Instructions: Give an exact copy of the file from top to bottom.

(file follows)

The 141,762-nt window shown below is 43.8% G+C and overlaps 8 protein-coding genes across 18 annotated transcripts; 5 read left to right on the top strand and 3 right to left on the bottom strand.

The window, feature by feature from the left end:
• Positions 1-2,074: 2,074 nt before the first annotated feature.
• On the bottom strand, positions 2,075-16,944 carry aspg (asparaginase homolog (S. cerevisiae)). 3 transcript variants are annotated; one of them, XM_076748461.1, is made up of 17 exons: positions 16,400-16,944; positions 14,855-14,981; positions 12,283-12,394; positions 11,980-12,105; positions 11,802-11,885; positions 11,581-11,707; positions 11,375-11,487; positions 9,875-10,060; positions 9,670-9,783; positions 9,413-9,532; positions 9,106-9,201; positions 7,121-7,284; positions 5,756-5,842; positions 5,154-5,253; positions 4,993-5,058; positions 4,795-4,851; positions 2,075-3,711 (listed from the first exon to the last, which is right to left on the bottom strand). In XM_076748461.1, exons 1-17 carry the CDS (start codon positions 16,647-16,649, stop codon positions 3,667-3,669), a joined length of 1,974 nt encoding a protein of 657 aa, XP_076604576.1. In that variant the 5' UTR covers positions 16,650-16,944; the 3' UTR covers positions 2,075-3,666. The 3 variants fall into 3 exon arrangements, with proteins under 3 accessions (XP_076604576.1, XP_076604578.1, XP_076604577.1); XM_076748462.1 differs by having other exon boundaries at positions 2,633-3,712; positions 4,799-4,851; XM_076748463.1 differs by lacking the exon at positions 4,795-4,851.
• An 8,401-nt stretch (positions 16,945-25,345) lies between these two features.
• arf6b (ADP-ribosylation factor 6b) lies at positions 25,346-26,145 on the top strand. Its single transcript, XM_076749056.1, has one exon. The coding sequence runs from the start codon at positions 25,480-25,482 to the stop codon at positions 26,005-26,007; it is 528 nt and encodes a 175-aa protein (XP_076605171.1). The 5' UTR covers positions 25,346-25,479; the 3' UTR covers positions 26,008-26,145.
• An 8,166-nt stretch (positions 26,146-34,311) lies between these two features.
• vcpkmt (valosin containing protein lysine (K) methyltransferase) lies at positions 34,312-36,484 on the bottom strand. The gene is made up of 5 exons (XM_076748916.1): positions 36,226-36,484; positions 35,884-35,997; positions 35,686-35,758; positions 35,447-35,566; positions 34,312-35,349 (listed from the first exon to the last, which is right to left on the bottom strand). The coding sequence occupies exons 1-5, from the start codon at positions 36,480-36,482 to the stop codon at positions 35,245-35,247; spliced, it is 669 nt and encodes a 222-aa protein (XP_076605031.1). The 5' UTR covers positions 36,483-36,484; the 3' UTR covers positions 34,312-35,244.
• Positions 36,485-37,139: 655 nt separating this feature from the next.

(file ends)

The 141,762-nt window shown below is 43.8% G+C and overlaps 8 protein-coding genes across 18 annotated transcripts; 5 read left to right on the top strand and 3 right to left on the bottom strand.

The window, feature by feature from the left end:
• Positions 1-2,074: 2,074 nt before the first annotated feature.
• On the bottom strand, positions 2,075-16,944 carry aspg (asparaginase homolog (S. cerevisiae)). 3 transcript variants are annotated; one of them, XM_076748461.1, is made up of 17 exons: positions 16,400-16,944; positions 14,855-14,981; positions 12,283-12,394; positions 11,980-12,105; positions 11,802-11,885; positions 11,581-11,707; positions 11,375-11,487; positions 9,875-10,060; positions 9,670-9,783; positions 9,413-9,532; positions 9,106-9,201; positions 7,121-7,284; positions 5,756-5,842; positions 5,154-5,253; positions 4,993-5,058; positions 4,795-4,851; positions 2,075-3,711 (listed from the first exon to the last, which is right to left on the bottom strand). In XM_076748461.1, exons 1-17 carry the CDS (start codon positions 16,647-16,649, stop codon positions 3,667-3,669), a joined length of 1,974 nt encoding a protein of 657 aa, XP_076604576.1. In that variant the 5' UTR covers positions 16,650-16,944; the 3' UTR covers positions 2,075-3,666. The 3 variants fall into 3 exon arrangements, with proteins under 3 accessions (XP_076604576.1, XP_076604578.1, XP_076604577.1); XM_076748462.1 differs by having other exon boundaries at positions 2,633-3,712; positions 4,799-4,851; XM_076748463.1 differs by lacking the exon at positions 4,795-4,851.
• An 8,401-nt stretch (positions 16,945-25,345) lies between these two features.
• arf6b (ADP-ribosylation factor 6b) lies at positions 25,346-26,145 on the top strand. Its single transcript, XM_076749056.1, has one exon. The coding sequence runs from the start codon at positions 25,480-25,482 to the stop codon at positions 26,005-26,007; it is 528 nt and encodes a 175-aa protein (XP_076605171.1). The 5' UTR covers positions 25,346-25,479; the 3' UTR covers positions 26,008-26,145.
• An 8,166-nt stretch (positions 26,146-34,311) lies between these two features.
• vcpkmt (valosin containing protein lysine (K) methyltransferase) lies at positions 34,312-36,484 on the bottom strand. The gene is made up of 5 exons (XM_076748916.1): positions 36,226-36,484; positions 35,884-35,997; positions 35,686-35,758; positions 35,447-35,566; positions 34,312-35,349 (listed from the first exon to the last, which is right to left on the bottom strand). The coding sequence occupies exons 1-5, from the start codon at positions 36,480-36,482 to the stop codon at positions 35,245-35,247; spliced, it is 669 nt and encodes a 222-aa protein (XP_076605031.1). The 5' UTR covers positions 36,483-36,484; the 3' UTR covers positions 34,312-35,244.
• Positions 36,485-37,139: 655 nt separating this feature from the next.